A day in the life of East Toronto’s Mobile Crisis Intervention Team
By Isabel Terrell
“Alpha to sign on,” Toronto Police officer Mehrdad Sayed Zadeh says into a Walkie-Talkie as he starts his shift. The van is running. He scans the system for situations that could use his help.
He’s not the only one in the car, though. Beside him is Tessa Birtch, registered nurse.
The duo makes up the 55 Division’s Mobile Crisis Intervention Team (MCIT), a team dedicated to safely and therapeutically de-escalating mental health-related emergencies. The program is in collaboration with Michael Garron Hospital (MGH), Toronto East Health Network, Toronto Police Service and five other hospitals inToronto.
“The utility of a nurse and a police officer offers twice the knowledge when you’re dealing with something on the street,” says Tessa from the front seat.
Wearing a black T-shirt, jeans, and combat boots, she looks tough yet approachable. A fresh tattoo on her arm can be seen outside of the bullet-proof vest she wears on the job reading “NURSE.”
“The more heads you have put together, the better the outcome for the client,” says Tessa.
In 2018, nearly 30,000 mental health calls were made to Toronto Police Service. MCITs are a secondary-response tool. They can be assigned to emergency calls either after a Primary Response Unit (PRU) deems it safe for the team, or alongside the PRU.
Not only does the expertise of the team take pressure off the health and justice systems, they also build relationships with individuals in the community to more deeply understand their needs.
“The more you listen, the more they [clients] talk, the more information you get and the calmer they become,” says Police Constable (PC) Sayed Zadeh.
PC Sayed Zadeh and Tessa are one of seven MCITs on duty throughout Toronto from Friday to Sunday. On weekdays, there are nine teams across the divisions.
The team heads to their first assignment. Siren booming from the police van, PC Sayed Zadeh hits the gas pedal harder as they rush to help a young man in East York. Tessa reads up on the case from the computer system before they arrive.
The client was discharged from hospital just two days before. He began panicking when he couldn’t find a few of his personal belongings, and the situation escalated. After seeing him grab hold of a knife, his parents made the call to 9-1-1.
Tessa and PC Sayed Zadeh pull over on a quiet residential street. The family is gathered in the backyard of their home with the PRU. Once they arrive, Tessa takes the lead and gently asks questions about his mental health routine.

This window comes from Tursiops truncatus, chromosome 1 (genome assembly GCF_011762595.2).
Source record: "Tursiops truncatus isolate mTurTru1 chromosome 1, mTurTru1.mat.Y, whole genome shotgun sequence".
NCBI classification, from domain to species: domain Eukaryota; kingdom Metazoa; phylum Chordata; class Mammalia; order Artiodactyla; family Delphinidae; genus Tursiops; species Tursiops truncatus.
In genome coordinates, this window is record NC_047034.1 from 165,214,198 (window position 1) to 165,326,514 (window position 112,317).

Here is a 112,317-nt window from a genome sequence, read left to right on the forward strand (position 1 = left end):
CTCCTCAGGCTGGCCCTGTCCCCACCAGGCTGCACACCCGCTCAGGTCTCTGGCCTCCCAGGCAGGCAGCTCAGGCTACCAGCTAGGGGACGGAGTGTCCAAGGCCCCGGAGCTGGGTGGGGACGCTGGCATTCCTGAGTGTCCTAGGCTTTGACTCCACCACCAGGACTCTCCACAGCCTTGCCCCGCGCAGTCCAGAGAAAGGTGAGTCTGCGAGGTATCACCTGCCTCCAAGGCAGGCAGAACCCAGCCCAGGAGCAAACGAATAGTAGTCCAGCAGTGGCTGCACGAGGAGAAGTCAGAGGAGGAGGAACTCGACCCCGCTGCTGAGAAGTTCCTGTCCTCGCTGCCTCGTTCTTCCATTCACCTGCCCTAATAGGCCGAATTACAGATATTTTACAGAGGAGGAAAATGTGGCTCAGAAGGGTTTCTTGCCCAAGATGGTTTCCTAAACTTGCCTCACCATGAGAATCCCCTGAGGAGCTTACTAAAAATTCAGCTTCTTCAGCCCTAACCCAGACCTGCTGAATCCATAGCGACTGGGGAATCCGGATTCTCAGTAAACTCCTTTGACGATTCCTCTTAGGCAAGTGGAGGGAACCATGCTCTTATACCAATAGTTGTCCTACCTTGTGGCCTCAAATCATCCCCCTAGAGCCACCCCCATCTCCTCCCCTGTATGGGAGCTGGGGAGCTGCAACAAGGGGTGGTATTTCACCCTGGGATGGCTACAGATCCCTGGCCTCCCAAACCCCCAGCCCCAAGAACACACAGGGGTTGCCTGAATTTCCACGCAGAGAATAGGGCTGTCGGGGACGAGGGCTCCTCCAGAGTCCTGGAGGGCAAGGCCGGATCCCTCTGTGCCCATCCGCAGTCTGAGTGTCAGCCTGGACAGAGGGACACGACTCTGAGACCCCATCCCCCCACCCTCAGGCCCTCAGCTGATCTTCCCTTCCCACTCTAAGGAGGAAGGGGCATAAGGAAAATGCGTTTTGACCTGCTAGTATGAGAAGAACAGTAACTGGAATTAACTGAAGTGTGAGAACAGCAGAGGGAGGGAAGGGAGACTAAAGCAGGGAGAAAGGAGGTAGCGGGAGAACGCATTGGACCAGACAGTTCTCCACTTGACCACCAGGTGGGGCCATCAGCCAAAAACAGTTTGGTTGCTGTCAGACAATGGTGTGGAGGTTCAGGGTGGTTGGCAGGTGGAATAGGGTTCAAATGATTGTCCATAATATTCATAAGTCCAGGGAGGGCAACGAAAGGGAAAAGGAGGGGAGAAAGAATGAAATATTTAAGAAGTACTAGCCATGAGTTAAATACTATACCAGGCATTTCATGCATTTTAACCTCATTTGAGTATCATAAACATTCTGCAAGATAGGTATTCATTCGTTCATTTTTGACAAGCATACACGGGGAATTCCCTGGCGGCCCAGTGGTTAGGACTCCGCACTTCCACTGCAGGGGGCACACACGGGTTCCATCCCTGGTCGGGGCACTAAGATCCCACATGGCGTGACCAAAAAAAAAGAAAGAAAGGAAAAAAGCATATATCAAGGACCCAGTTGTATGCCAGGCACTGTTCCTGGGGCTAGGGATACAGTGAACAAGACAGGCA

After a little while, she explains to the client that he’s going to be taken to the hospital to get more help, and he calmly agrees.
“The goal is to always have a positive interaction with individuals. I mean, they’re obviously having a bad day,” says Tessa.
The duo says many of the calls they respond to involve potential suicide, psychosis, anxiety, and substance use. Sometimes individuals in crises are experiencing a combination, so the ability to identify the best course of action through observing factors like body language, trigger words, food and hygiene, is vital.
Tessa has been part of the MCIT program for five years. Prior to that, she was a nurse in a psychiatric ward in a downtown Toronto hospital - an experience she feels prepared her well for life on the road.
“I can recognize somebody who is functioning at their baseline from somebody who is actually really sick and needs treatment now,” says Tessa. “Knowing about medications helps me a lot when I’m on the road. I may see or ask questions that police may not ask, and obviously they learn all of that as we go.”
Tessa says a tough but true reality of the job is trying to assist clients in need who won’t accept help.
Section 17 of the Mental Health Act gives officers the authority to apprehend individuals to get psychiatric assessments for their own safety. According to program data, 60 per cent of MCIT clients are successfully diverted away from hospital emergency departments using other methods for example a follow up with a family doctor the next day or a referral to a community mental health service.
Toronto Police Service is currently partnered with Humber River Hospital, North York General Hospital, Scarborough Health Network, Unity Health Toronto including St. Joseph’s Health Centre and St. Michael’s Hospital sites, and MGH, to form MCIT teams.
Checking up on clients a few days later, offering helpful resources, or making a call to their family doctor to schedule an appointment can be more effective in de-escalation and letting the individual know there is support, says PC Sayed Zadeh. He’s been an officer for nearly a decade, and joined the MCIT program last year.
“No day is ever the same. I got this job because I felt like I could make a difference,” says PC Sayed Zadeh.
“If I can put somebody on the right path, I’ve done my job. That’s why I do it.”